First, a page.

Actually, his dad bought them for him for camping purposes.
Me, I bought my own pair for candy-hauling, Friday night impish purposes—ya-know, the only kind of purpose a devious middle school boy can rationalize.
I digress with my nostalgic days of cargo pants.
Let’s move on and talk about modern day, though, shall we?
Don’t wear them… unless they are updated with a tailored cut. Examples as follows:
Levi’s also makes a rad light forest green cargo pant that is fairly tailored as well.
Styling suggestions with your updated cargo pants:
- Don’t wear boots with your cargo pants.
- Don’t wear camo with your cargo pants.
- Don’t wear a bow tie with your cargo pants.
- Don’t pretend that you’re not wearing cargo pants. Just be cool, okay?
On Jeff: forest-green cargo pants by Levi’s; white “Authentics” courtesy of Vans; orange- and white-striped tee by J.Crew; light heather grey slub cardigan by J.Crew.
* Unless you’re doing outdoorsy shit that would necessitate multiple pockets for the use of hauling game and bullets. I actually have a pair of cargo pants that’s aren’t tailored. They are for hiking, backpacking or something like that. They are from REI and are worn every summer when camping. I like the “idea of the outdoors” more than I like the actual outdoors, thus why my closet is overflowing with Patagonia synchillas in every color.
**This actually happened. She’s brought me many clothes throughout my elementary and secondary education because I either peed my pants, threw up on them or was near frostbite. I love you, Mom!
Tacos. Almost from south of the border.
Food moonlighting as Mexican, moonlighting Texican in Chicago? Sure, but better. It’s more “inspired by” than pretend. And damn, this inspired food is good. See, the thing about Big Star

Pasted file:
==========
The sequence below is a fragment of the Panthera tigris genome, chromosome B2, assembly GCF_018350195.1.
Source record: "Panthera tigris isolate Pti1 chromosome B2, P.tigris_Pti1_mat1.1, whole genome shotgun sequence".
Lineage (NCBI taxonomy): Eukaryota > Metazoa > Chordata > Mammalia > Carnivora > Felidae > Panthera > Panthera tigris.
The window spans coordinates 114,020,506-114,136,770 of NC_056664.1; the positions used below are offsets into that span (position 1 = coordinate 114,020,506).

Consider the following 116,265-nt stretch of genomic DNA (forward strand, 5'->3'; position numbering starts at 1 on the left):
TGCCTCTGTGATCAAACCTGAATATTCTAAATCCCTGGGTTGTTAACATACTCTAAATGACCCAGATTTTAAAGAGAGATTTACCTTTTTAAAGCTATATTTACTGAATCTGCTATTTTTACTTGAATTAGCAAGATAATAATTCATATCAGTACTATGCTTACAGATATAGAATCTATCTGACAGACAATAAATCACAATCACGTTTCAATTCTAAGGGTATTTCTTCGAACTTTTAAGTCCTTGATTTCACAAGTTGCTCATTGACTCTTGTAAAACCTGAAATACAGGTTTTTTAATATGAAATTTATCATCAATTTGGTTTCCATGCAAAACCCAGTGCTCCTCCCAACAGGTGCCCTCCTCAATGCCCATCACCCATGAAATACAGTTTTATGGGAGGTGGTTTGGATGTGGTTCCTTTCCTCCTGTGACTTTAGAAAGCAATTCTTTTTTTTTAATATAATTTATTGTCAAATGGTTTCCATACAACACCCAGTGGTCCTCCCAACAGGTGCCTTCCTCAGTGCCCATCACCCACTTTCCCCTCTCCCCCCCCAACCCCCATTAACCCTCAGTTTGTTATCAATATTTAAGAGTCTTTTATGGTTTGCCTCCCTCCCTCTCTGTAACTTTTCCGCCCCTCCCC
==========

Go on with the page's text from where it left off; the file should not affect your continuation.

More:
is that it doesn’t fail. It does exactly what it’s supposed to do: brings a piece of the Texas border to the Midwest.
Not the whole thing. Just a little bit.
How sandy of you.
Which reminds us: Even if we only speak the language instead of having the heritage, “Mexican” food is part of us. Yeah, the place might be crowded. Might be hipster-ish. Might be just a dollar or two more than we want to pay, but once that $3 whiskey and those tacos hit our lips, you’re not going to catch us complaining.
Nope. Just tossing our heads back, sliding our arms around friends, saying salúd and buen provecho in perfect American mimicry.
Tecate with lime, empty shot glasses,
bad good decisions.
Hands down, the best Mexican food in Columbia at a third of Big Star’s price and three times better service. Such amenities include: using your debit card and being called, unironically, “amigos.”
The only other better thing? Having neighbors who are actually from Mexico turn your backyard into a mirth-filled celebration of carne asada, beisbol and la risa. You may have to move to my neck of Logan Square for that one.
Don’t go, verano.